But remember all this suffering was caused in God’s name. Really? Does God have anything to do with the actions of the Islamic State? Maybe the chaos is the consequence of efforts to line the pockets of the proponents of a particular segment of the followers of Islam.

We, in North America, recognize this motivation. It has nothing to do with religion and everything to do with mankind’s prominent sin, greed.

Chaos as a consequence of misaligned motivations is nothing new. In the late fall of 1914, Enver Pasha, the Minister of War of the Ottoman Empire, chose to pick a fight with Russia in the Caucasus Mountains. Since the proposed line of battle was hundreds of miles from a rail line, adequate roads, or completed bridges, Enver conscripted thousands of Armenians from all over the Empire to function as porters, transporting supplies for his army (See my February 22, 2013 posting, Dreams of an Empire Lost in Snow: Armenians the Scape Goats.). Enver re-conscripted Armenian men who had previously served in the army. Enver stripped Armenian colleges and universities of their young men, effectively closing them.

Lugging huge loads, the Armenian ‘donkeys’ were treated worse than the Turkish officers’ mounts. Some never reached the ultimate destination, dying en route. Bivouacked in the open, without winter clothing or adequate food supplies, many of the Armenian porters froze, starved, or died from typhus.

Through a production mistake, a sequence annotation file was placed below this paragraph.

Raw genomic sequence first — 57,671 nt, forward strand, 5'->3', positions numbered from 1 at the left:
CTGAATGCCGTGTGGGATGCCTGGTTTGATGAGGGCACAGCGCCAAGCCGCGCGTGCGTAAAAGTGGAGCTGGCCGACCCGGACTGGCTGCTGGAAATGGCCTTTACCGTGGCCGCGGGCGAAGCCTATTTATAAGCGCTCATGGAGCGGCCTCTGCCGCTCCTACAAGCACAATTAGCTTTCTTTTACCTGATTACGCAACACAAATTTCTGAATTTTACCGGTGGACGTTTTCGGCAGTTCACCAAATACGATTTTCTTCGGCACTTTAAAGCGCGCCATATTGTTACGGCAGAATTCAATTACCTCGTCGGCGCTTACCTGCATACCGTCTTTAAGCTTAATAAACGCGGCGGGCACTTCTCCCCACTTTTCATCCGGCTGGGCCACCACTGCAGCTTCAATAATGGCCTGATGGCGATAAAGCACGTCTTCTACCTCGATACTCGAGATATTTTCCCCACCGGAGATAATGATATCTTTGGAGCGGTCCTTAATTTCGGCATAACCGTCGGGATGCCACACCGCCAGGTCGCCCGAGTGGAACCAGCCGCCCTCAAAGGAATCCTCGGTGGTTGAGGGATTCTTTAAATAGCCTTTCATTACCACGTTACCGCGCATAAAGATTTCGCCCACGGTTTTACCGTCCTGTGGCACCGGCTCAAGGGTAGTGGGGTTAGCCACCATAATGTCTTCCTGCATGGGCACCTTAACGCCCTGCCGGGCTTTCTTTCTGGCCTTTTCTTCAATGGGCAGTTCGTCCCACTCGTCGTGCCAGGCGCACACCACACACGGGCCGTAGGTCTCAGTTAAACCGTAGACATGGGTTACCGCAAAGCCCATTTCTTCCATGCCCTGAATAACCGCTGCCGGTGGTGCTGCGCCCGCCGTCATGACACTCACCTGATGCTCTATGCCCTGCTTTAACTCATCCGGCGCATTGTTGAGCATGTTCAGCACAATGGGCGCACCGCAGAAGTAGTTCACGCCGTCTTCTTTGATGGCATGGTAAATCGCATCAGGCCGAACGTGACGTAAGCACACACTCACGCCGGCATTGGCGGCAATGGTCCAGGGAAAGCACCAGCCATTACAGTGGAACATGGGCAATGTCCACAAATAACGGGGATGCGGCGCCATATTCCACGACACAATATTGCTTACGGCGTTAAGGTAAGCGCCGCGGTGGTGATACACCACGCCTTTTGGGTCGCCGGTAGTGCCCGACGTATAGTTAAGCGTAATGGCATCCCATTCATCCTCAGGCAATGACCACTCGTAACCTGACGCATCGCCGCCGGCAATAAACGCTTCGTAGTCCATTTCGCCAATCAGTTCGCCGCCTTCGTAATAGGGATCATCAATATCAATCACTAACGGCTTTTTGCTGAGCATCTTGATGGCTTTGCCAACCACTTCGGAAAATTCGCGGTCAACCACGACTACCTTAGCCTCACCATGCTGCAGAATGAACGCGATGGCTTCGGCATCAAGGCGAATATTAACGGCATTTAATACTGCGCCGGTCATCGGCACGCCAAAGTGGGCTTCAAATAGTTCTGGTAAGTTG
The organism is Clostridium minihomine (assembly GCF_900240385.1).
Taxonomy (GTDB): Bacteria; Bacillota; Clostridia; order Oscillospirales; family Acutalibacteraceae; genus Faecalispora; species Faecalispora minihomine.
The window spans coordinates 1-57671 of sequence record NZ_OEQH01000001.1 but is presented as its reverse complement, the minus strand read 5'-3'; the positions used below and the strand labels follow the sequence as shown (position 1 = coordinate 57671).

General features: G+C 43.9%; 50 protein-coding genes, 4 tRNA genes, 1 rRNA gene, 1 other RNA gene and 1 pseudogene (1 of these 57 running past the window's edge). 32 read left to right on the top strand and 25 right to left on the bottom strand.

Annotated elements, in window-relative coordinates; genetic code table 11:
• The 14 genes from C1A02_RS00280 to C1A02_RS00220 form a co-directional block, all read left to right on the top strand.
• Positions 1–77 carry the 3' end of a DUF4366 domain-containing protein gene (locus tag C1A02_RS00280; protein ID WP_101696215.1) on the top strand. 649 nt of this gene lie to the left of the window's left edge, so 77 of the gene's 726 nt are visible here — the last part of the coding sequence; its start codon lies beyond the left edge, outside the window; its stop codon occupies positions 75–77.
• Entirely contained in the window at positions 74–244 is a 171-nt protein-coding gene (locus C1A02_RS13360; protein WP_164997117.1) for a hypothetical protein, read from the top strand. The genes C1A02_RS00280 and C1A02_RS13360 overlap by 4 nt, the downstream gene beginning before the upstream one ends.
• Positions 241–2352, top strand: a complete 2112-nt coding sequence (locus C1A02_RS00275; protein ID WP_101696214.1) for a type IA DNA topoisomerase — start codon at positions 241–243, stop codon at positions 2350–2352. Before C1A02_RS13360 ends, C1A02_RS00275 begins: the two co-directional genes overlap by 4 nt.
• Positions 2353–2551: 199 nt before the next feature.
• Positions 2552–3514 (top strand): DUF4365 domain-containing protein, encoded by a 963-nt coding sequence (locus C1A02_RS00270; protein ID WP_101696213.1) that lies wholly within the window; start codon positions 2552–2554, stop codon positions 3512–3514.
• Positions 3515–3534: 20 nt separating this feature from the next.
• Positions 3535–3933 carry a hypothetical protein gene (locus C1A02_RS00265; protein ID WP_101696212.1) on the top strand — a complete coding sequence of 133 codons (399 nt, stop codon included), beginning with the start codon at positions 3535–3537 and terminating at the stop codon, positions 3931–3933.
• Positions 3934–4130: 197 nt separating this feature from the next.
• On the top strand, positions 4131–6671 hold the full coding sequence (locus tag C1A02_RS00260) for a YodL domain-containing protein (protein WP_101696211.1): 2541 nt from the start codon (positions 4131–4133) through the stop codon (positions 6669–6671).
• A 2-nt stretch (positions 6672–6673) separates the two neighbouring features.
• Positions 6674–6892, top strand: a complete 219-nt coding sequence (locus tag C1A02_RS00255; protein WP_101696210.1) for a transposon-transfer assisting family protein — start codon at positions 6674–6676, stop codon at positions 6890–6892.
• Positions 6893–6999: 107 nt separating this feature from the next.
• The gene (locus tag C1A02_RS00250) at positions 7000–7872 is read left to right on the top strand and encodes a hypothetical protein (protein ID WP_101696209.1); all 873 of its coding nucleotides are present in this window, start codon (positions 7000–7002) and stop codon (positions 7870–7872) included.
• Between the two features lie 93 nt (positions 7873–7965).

In early December of 1914, snow buried the Caucasus Mountains. Yet Enver chose to engage the Russian army. He claimed that a victory would return the Ottoman Empire to its former glory. Hmm. Greed again? Misaligned nationalism? In any case the result was that Enver lost the battle and 85% of his army. Consequence? Chaos. It was every man, soldier, or porter, for himself. No organized retreat. One by one those who survived trickled home. For some, it took a month to get there.

Yet Enver survived–and who did he blame for the lost battle and ensuing chaos? Himself? Oh, no. His Armenian porters, insisting he and Talaat, the Minister of the Interior, had adequate excuse for the 1915 genocide of the Armenian population of the Ottoman Empire that he and Talaat had been planning for over a year.